Jewish journalist demoted over Chicago Dyke March coverage
Last month an LGBT publication, the Windy City Times, carried a report by Gretchen Rachel Hammond, above, that three Jewish women were ‘ejected’ from Chicago’s Dyke March because they had annoyed pro-Palestinians and others with their ‘Zionist’ chants and rainbow flags bearing the Star of David.
The march organisers were livid over the report, and Hammond was demoted.
Alexis Martinez, a core organiser with the Dyke March Collective for eight years, told Windy City Times that because the story hadn’t been accurately reported, and that no one from Windy City Times approached the Dyke March collective for a statement, it was unfairly maligned from the outset.
She also denied that the women had been ejected. Instead, Martinez said she spoke to one of the women who said that she was proud of her Zionist views and she needed to be able to express them.
I told her ‘This isn’t the format to do that. Either you have to stop or you have to leave’. They refused. We don’t have an armed security force to push people out so I left. They stayed around the park until the whole event was over. They were still there an hour and a half later.
The way it’s being framed is that we acted against Jews or Judaism but we tried to get other Jews to intervene in the situation; to calm the situation down before somebody got angry and escalated the situation, which is the way that we dealt with the radical Christian group that was there.
Within 12 hours, this was all over the world. I was reading these headlines and it was all a fabrication.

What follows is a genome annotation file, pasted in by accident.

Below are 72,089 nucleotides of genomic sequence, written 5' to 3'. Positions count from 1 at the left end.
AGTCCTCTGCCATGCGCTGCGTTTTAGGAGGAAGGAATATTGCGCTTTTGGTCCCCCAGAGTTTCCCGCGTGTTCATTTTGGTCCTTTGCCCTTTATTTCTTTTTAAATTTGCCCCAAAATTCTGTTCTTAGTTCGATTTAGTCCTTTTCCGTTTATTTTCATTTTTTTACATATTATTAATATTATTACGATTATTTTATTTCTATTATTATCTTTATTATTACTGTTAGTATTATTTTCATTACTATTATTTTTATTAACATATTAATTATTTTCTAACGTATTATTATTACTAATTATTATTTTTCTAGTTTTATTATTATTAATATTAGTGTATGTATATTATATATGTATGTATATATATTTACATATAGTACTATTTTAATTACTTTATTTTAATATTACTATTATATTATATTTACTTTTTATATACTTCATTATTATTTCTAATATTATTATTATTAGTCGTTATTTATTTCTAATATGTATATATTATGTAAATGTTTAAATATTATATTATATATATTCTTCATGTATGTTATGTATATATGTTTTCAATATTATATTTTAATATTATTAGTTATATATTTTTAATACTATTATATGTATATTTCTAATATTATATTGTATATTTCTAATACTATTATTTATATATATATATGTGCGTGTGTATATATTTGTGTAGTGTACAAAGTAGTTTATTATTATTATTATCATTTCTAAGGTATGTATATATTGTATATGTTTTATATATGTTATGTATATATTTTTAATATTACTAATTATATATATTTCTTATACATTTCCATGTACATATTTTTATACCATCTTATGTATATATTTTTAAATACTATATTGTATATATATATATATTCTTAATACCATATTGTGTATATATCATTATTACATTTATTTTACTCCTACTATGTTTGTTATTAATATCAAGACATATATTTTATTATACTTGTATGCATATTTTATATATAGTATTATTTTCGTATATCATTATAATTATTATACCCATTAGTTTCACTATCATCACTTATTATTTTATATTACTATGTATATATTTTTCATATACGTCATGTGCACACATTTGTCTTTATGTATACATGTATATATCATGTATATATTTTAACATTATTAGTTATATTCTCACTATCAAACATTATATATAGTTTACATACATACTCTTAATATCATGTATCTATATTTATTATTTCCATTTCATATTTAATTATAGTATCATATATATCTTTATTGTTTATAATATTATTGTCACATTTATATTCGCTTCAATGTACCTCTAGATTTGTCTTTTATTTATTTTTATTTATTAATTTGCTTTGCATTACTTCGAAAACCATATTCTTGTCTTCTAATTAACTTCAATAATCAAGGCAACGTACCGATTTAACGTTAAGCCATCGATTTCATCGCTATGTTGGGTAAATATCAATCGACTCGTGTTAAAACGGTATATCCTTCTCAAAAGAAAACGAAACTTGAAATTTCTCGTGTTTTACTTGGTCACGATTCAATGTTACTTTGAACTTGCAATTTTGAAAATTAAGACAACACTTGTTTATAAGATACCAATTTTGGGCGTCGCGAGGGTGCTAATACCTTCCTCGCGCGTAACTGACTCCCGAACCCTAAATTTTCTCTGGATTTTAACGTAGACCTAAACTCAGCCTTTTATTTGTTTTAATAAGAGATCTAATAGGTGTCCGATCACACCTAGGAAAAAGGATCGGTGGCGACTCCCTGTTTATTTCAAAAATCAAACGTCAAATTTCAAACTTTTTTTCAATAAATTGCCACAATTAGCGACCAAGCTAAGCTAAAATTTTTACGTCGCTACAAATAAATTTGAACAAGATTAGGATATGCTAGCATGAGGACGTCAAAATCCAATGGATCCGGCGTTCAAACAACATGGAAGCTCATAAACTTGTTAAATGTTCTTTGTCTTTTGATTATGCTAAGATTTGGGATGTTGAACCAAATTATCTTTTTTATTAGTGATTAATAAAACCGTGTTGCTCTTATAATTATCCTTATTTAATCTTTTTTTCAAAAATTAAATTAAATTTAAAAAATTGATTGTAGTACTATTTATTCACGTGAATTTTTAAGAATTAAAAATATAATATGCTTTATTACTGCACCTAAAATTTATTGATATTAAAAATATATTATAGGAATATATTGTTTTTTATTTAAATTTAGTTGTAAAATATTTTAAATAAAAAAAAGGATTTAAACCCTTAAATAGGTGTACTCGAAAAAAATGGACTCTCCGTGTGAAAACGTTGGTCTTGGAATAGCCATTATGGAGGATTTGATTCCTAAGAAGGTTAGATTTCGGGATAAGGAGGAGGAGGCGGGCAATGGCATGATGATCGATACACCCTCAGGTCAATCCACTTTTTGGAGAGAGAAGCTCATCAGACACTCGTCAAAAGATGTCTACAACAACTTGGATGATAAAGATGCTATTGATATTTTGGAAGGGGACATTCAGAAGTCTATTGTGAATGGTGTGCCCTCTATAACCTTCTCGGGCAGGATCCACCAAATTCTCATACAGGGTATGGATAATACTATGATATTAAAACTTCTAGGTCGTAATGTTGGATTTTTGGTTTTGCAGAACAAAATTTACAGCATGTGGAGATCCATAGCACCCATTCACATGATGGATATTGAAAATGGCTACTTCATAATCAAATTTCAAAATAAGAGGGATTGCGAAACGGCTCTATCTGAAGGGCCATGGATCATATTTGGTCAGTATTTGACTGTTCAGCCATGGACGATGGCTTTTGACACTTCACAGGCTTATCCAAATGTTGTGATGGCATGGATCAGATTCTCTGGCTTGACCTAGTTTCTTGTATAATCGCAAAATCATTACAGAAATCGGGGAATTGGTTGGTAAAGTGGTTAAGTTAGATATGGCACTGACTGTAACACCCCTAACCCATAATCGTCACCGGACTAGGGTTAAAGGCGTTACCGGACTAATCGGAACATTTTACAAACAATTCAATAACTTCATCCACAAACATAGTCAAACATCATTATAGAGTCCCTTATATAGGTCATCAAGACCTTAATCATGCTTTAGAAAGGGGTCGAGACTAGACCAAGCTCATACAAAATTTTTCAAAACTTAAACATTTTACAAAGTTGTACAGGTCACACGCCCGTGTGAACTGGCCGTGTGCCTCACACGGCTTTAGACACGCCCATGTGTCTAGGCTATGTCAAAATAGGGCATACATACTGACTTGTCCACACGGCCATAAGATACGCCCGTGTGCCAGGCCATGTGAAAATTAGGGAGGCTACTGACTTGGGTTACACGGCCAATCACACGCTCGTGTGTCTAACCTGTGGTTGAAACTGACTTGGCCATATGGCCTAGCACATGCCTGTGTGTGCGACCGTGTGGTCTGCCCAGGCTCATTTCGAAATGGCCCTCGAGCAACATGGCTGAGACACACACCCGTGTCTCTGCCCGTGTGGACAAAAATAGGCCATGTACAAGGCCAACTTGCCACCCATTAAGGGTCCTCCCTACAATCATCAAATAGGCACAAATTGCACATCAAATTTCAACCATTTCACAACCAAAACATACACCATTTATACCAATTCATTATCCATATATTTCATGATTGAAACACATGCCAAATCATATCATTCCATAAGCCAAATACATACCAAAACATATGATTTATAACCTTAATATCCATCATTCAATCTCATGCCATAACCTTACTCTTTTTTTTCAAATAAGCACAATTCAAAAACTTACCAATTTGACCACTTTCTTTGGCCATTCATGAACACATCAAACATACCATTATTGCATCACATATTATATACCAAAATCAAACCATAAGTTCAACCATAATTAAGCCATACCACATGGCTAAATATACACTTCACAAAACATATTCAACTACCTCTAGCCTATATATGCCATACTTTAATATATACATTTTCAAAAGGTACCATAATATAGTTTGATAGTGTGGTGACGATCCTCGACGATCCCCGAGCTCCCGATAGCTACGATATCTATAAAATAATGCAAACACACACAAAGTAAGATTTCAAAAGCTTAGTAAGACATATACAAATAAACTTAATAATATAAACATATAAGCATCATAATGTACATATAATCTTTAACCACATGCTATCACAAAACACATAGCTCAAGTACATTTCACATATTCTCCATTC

As a consequence, the incident “ballooned into an international controversy” – and, according to this JTA report, Hammond, an award-winning journalist, was knocked down to a position in the sales department on July 10. She told JTA that she was looking for a reporting position elsewhere.
In a message yesterday to Dyke March’s Twitter account, Hammond said:
You attacked, humiliated and robbed me of a job.
Hammond said that in the wake of her article, she received dozens of threatening anonymous phone calls. She said one caller called her a “kike”, while others told her she should lose her job or said she “betrayed” the LGBT community.
One of them said, ‘I’m going to get your bitch ass fired’. It was vicious. It wasn’t even a request for dialogue. It was, ‘You fucked with us. We’re going to fuck with you’. They pretty much blamed me for the whole thing blowing up at them.
Jewish organisations have accused the Dyke March of anti-Semitism. But organisers said the women had caused trouble because they had “repeatedly expressed support for Zionism during conversations” with other marchers.
The Dyke March was founded over 20 years ago as a left-wing, women-centered alternative to Chicago’s annual Pride Parade, which the Dyke March’s website calls “corporate, white male dominated”. The march bills itself as anti-racist, anti-violent and anti-Zionist.
This year’s march drew some 1,500 people.
Windy City Times publisher Tracy Baim confirmed last week that Hammond had been moved, but would not elaborate. Regarding the newspaper’s coverage of the Dyke March, Baim said the editors:
Stand by our reporting by Gretchen and our other reporters on that story.
The Wider Bridge organisation, represented at the event by its Midwest manager Laurie Grauer has demanded an apology from the Dyke March for “for dismissing LGBTQ Jews”.
Hat tip: Trevor Blake